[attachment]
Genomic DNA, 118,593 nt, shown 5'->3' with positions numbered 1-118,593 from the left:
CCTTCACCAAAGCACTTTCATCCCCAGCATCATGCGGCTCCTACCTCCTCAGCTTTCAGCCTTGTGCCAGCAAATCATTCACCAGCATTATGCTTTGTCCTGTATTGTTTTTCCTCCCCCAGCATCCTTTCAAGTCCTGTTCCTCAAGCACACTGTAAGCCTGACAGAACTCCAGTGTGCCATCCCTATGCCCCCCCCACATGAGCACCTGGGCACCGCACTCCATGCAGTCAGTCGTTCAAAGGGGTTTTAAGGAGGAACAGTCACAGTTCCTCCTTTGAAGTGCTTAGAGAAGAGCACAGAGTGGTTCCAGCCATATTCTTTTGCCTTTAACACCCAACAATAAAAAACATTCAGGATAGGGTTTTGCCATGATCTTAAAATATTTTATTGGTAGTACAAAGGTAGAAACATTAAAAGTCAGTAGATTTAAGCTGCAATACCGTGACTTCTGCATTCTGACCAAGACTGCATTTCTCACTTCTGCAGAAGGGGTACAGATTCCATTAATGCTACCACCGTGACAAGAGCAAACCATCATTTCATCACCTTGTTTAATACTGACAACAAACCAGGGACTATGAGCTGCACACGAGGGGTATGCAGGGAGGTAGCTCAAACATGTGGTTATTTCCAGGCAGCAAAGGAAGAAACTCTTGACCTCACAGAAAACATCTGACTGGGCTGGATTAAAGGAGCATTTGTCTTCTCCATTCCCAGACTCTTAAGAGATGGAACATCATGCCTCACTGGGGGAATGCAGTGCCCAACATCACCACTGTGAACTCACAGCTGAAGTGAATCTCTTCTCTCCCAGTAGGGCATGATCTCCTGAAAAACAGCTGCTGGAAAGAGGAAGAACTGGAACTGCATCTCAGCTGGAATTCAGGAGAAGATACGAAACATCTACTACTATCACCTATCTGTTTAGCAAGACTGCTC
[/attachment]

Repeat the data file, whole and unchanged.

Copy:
Genomic DNA, 118,593 nt, shown 5'->3' with positions numbered 1-118,593 from the left:
CCTTCACCAAAGCACTTTCATCCCCAGCATCATGCGGCTCCTACCTCCTCAGCTTTCAGCCTTGTGCCAGCAAATCATTCACCAGCATTATGCTTTGTCCTGTATTGTTTTTCCTCCCCCAGCATCCTTTCAAGTCCTGTTCCTCAAGCACACTGTAAGCCTGACAGAACTCCAGTGTGCCATCCCTATGCCCCCCCCACATGAGCACCTGGGCACCGCACTCCATGCAGTCAGTCGTTCAAAGGGGTTTTAAGGAGGAACAGTCACAGTTCCTCCTTTGAAGTGCTTAGAGAAGAGCACAGAGTGGTTCCAGCCATATTCTTTTGCCTTTAACACCCAACAATAAAAAACATTCAGGATAGGGTTTTGCCATGATCTTAAAATATTTTATTGGTAGTACAAAGGTAGAAACATTAAAAGTCAGTAGATTTAAGCTGCAATACCGTGACTTCTGCATTCTGACCAAGACTGCATTTCTCACTTCTGCAGAAGGGGTACAGATTCCATTAATGCTACCACCGTGACAAGAGCAAACCATCATTTCATCACCTTGTTTAATACTGACAACAAACCAGGGACTATGAGCTGCACACGAGGGGTATGCAGGGAGGTAGCTCAAACATGTGGTTATTTCCAGGCAGCAAAGGAAGAAACTCTTGACCTCACAGAAAACATCTGACTGGGCTGGATTAAAGGAGCATTTGTCTTCTCCATTCCCAGACTCTTAAGAGATGGAACATCATGCCTCACTGGGGGAATGCAGTGCCCAACATCACCACTGTGAACTCACAGCTGAAGTGAATCTCTTCTCTCCCAGTAGGGCATGATCTCCTGAAAAACAGCTGCTGGAAAGAGGAAGAACTGGAACTGCATCTCAGCTGGAATTCAGGAGAAGATACGAAACATCTACTACTATCACCTATCTGTTTAGCAAGACTGCTC